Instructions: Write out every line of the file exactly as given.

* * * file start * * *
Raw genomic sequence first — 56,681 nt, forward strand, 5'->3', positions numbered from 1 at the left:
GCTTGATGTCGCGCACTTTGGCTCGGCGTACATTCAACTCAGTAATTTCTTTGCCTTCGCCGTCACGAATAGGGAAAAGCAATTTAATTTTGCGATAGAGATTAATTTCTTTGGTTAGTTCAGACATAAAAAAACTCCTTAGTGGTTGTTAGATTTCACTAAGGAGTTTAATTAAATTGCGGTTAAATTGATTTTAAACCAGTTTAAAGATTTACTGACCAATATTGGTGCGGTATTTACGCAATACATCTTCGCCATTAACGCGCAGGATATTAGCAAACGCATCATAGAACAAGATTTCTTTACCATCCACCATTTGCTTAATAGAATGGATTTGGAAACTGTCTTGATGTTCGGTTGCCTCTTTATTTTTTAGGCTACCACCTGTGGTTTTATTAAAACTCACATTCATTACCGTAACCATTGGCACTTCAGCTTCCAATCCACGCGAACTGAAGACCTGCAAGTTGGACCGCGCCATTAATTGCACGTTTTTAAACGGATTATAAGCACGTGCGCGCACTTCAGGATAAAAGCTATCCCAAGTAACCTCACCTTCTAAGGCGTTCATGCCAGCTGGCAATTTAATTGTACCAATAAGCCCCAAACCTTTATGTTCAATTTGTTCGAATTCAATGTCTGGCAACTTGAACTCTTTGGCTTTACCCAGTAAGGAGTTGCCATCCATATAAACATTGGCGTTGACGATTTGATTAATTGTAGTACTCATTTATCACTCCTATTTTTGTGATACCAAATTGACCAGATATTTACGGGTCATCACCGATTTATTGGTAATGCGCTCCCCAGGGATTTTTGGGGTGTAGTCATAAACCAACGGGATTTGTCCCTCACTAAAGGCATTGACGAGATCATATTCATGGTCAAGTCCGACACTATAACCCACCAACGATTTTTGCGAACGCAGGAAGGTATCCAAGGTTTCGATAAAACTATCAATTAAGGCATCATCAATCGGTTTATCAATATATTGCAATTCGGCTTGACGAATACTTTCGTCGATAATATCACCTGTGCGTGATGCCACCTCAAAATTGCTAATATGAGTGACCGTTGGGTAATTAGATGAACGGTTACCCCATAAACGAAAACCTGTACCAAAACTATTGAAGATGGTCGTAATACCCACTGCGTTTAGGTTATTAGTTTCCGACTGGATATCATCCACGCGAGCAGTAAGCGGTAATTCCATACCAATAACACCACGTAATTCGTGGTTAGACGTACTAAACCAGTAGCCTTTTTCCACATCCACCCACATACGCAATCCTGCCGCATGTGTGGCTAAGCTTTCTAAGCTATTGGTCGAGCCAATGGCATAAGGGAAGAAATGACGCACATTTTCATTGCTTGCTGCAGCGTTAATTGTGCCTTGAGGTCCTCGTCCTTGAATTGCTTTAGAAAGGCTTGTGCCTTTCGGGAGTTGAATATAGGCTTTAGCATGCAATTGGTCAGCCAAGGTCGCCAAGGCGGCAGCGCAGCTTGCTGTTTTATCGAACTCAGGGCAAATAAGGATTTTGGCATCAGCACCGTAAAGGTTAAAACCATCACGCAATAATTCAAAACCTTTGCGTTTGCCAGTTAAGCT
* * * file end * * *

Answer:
Raw genomic sequence first — 56,681 nt, forward strand, 5'->3', positions numbered from 1 at the left:
GCTTGATGTCGCGCACTTTGGCTCGGCGTACATTCAACTCAGTAATTTCTTTGCCTTCGCCGTCACGAATAGGGAAAAGCAATTTAATTTTGCGATAGAGATTAATTTCTTTGGTTAGTTCAGACATAAAAAAACTCCTTAGTGGTTGTTAGATTTCACTAAGGAGTTTAATTAAATTGCGGTTAAATTGATTTTAAACCAGTTTAAAGATTTACTGACCAATATTGGTGCGGTATTTACGCAATACATCTTCGCCATTAACGCGCAGGATATTAGCAAACGCATCATAGAACAAGATTTCTTTACCATCCACCATTTGCTTAATAGAATGGATTTGGAAACTGTCTTGATGTTCGGTTGCCTCTTTATTTTTTAGGCTACCACCTGTGGTTTTATTAAAACTCACATTCATTACCGTAACCATTGGCACTTCAGCTTCCAATCCACGCGAACTGAAGACCTGCAAGTTGGACCGCGCCATTAATTGCACGTTTTTAAACGGATTATAAGCACGTGCGCGCACTTCAGGATAAAAGCTATCCCAAGTAACCTCACCTTCTAAGGCGTTCATGCCAGCTGGCAATTTAATTGTACCAATAAGCCCCAAACCTTTATGTTCAATTTGTTCGAATTCAATGTCTGGCAACTTGAACTCTTTGGCTTTACCCAGTAAGGAGTTGCCATCCATATAAACATTGGCGTTGACGATTTGATTAATTGTAGTACTCATTTATCACTCCTATTTTTGTGATACCAAATTGACCAGATATTTACGGGTCATCACCGATTTATTGGTAATGCGCTCCCCAGGGATTTTTGGGGTGTAGTCATAAACCAACGGGATTTGTCCCTCACTAAAGGCATTGACGAGATCATATTCATGGTCAAGTCCGACACTATAACCCACCAACGATTTTTGCGAACGCAGGAAGGTATCCAAGGTTTCGATAAAACTATCAATTAAGGCATCATCAATCGGTTTATCAATATATTGCAATTCGGCTTGACGAATACTTTCGTCGATAATATCACCTGTGCGTGATGCCACCTCAAAATTGCTAATATGAGTGACCGTTGGGTAATTAGATGAACGGTTACCCCATAAACGAAAACCTGTACCAAAACTATTGAAGATGGTCGTAATACCCACTGCGTTTAGGTTATTAGTTTCCGACTGGATATCATCCACGCGAGCAGTAAGCGGTAATTCCATACCAATAACACCACGTAATTCGTGGTTAGACGTACTAAACCAGTAGCCTTTTTCCACATCCACCCACATACGCAATCCTGCCGCATGTGTGGCTAAGCTTTCTAAGCTATTGGTCGAGCCAATGGCATAAGGGAAGAAATGACGCACATTTTCATTGCTTGCTGCAGCGTTAATTGTGCCTTGAGGTCCTCGTCCTTGAATTGCTTTAGAAAGGCTTGTGCCTTTCGGGAGTTGAATATAGGCTTTAGCATGCAATTGGTCAGCCAAGGTCGCCAAGGCGGCAGCGCAGCTTGCTGTTTTATCGAACTCAGGGCAAATAAGGATTTTGGCATCAGCACCGTAAAGGTTAAAACCATCACGCAATAATTCAAAACCTTTGCGTTTGCCAGTTAAGCT